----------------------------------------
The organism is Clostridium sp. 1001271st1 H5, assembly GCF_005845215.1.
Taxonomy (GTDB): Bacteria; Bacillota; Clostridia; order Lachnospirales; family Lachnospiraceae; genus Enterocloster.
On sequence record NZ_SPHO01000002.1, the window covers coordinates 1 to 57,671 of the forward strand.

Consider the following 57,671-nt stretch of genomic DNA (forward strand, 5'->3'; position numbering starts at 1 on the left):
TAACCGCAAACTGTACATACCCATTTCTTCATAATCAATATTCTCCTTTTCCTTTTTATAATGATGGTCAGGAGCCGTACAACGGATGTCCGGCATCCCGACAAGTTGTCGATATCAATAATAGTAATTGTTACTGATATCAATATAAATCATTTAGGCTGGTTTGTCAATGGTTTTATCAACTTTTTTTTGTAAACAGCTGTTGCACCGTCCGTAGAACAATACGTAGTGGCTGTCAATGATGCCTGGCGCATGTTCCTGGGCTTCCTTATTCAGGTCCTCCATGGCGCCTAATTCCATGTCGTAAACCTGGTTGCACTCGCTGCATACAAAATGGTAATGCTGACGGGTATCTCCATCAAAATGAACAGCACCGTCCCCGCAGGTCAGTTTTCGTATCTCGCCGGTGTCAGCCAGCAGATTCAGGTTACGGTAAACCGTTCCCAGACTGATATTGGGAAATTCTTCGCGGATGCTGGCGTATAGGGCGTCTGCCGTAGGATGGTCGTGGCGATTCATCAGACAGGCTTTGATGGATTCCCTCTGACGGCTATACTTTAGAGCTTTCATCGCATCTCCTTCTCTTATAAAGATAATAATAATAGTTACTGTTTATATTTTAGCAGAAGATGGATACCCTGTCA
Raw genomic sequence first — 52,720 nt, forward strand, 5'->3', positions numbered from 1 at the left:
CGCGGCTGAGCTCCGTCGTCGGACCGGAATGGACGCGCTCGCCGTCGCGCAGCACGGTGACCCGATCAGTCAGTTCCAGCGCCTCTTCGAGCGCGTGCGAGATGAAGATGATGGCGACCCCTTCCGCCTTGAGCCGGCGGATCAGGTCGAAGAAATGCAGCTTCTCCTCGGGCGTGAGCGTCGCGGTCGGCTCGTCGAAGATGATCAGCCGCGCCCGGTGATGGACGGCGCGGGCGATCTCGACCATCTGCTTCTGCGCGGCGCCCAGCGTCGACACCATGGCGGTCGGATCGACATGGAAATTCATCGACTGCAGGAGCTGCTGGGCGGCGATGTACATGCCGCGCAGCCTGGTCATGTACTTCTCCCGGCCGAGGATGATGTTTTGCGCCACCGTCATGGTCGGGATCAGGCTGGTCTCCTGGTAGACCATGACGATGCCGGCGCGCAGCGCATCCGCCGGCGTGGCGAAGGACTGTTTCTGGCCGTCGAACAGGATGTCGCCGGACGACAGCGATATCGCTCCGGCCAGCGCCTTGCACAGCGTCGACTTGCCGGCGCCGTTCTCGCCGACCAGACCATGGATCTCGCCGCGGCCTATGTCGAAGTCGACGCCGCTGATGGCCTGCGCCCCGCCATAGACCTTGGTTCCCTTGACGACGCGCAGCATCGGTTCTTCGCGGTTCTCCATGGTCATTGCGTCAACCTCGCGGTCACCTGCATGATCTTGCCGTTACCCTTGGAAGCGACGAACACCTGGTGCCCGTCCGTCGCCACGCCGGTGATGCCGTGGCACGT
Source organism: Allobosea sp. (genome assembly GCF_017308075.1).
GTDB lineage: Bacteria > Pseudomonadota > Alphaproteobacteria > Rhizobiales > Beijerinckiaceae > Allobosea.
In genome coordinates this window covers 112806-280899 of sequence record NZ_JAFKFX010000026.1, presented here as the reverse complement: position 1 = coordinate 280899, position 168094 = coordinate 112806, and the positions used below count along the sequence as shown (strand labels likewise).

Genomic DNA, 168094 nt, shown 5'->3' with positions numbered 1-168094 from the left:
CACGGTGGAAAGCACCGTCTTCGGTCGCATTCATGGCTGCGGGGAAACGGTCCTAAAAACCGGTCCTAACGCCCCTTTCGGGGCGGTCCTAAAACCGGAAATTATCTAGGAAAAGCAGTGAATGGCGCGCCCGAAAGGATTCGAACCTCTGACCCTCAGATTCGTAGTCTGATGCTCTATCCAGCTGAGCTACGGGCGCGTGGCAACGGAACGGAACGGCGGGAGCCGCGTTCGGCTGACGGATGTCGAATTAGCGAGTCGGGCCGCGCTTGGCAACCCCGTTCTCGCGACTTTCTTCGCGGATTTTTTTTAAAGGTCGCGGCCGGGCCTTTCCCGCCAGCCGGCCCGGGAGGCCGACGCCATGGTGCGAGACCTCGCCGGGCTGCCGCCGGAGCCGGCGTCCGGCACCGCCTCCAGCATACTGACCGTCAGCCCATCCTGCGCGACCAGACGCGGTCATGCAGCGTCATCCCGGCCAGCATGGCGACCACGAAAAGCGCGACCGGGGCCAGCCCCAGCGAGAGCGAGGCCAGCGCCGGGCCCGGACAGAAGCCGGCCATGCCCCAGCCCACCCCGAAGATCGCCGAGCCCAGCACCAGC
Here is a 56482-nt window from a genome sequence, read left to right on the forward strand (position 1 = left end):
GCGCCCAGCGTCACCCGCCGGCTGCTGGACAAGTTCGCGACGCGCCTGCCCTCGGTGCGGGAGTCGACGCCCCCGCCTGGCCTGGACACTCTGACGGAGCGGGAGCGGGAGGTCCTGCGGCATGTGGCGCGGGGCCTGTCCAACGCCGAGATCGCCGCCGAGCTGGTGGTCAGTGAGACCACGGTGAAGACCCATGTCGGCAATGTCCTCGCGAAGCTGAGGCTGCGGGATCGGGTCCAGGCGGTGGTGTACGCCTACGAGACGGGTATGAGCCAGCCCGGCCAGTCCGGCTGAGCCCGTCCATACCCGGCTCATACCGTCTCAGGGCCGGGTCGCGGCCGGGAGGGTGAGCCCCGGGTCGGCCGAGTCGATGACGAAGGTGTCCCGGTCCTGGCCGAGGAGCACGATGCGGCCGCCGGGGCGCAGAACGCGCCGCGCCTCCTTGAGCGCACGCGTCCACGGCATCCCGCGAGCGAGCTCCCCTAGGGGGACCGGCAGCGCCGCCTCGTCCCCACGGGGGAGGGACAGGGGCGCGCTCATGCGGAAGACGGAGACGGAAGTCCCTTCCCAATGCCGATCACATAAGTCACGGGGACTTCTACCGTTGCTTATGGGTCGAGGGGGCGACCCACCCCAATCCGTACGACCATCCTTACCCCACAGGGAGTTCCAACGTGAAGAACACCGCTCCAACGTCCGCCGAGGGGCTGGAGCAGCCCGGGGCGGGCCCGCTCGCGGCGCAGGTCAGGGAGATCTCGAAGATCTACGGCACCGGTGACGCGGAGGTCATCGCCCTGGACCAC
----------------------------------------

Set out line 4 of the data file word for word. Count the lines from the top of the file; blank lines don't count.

Consider the following 57,671-nt stretch of genomic DNA (forward strand, 5'->3'; position numbering starts at 1 on the left):